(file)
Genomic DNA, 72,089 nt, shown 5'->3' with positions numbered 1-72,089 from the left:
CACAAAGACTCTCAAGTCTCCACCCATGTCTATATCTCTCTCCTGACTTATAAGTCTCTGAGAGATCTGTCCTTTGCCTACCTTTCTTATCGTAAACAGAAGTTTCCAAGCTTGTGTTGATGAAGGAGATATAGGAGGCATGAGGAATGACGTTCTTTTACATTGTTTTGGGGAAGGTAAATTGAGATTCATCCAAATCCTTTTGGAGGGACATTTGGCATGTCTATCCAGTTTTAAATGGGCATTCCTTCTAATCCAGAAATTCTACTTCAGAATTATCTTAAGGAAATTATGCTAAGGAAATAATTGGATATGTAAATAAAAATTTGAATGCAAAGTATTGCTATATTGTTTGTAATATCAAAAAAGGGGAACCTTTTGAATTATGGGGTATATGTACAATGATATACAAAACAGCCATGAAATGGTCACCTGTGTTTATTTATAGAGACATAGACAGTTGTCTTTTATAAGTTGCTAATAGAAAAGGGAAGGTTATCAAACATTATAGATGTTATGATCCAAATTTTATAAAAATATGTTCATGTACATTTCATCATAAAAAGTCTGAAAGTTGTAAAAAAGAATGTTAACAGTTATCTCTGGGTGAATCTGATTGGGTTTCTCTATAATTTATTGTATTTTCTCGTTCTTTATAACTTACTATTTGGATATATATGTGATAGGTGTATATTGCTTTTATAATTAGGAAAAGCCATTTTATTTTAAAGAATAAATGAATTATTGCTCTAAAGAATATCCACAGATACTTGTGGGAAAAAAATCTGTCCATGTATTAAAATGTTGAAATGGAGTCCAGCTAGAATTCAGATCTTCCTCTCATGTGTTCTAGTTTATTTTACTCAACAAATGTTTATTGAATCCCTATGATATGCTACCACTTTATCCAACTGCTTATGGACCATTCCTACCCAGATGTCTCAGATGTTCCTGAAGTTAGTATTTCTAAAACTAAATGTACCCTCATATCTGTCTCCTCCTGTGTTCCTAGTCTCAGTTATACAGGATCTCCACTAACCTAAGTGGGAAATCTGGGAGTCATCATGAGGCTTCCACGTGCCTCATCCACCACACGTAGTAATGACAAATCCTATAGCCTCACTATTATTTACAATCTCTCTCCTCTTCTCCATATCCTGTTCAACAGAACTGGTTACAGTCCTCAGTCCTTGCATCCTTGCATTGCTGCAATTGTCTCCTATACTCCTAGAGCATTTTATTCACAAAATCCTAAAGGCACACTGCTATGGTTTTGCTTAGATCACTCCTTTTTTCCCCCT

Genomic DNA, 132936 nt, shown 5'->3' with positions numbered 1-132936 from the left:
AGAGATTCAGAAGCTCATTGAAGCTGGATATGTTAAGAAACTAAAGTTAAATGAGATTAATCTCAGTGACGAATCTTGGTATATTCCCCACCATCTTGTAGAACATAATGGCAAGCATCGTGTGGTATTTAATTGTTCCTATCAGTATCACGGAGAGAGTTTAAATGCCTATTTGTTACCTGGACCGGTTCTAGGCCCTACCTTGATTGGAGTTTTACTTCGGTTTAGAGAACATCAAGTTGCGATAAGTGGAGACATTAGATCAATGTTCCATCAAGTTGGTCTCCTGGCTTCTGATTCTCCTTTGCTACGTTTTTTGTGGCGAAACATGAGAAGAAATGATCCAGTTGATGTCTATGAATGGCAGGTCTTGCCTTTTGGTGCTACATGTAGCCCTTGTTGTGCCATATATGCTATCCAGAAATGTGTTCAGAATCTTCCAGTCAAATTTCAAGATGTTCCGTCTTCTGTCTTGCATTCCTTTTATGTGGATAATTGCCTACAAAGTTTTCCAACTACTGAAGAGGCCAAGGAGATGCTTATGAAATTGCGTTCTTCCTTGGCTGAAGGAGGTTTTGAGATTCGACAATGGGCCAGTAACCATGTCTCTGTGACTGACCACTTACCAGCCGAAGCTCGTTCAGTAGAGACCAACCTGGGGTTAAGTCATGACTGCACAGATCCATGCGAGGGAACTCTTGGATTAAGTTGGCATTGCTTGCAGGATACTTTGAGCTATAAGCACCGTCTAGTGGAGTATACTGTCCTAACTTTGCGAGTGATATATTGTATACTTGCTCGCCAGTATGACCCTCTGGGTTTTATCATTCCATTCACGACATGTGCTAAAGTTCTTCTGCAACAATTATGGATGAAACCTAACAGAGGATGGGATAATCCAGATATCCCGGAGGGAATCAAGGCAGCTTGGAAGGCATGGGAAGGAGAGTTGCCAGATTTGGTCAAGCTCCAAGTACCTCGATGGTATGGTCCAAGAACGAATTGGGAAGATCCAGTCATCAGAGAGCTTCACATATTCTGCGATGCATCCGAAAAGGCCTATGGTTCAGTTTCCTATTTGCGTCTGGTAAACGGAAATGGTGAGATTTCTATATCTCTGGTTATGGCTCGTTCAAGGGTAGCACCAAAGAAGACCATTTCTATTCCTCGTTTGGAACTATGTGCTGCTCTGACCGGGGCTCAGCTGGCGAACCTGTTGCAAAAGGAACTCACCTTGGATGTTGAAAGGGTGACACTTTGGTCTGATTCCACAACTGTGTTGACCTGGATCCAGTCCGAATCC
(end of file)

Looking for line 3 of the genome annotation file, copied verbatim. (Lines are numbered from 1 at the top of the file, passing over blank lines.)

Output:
Genomic DNA, 132936 nt, shown 5'->3' with positions numbered 1-132936 from the left: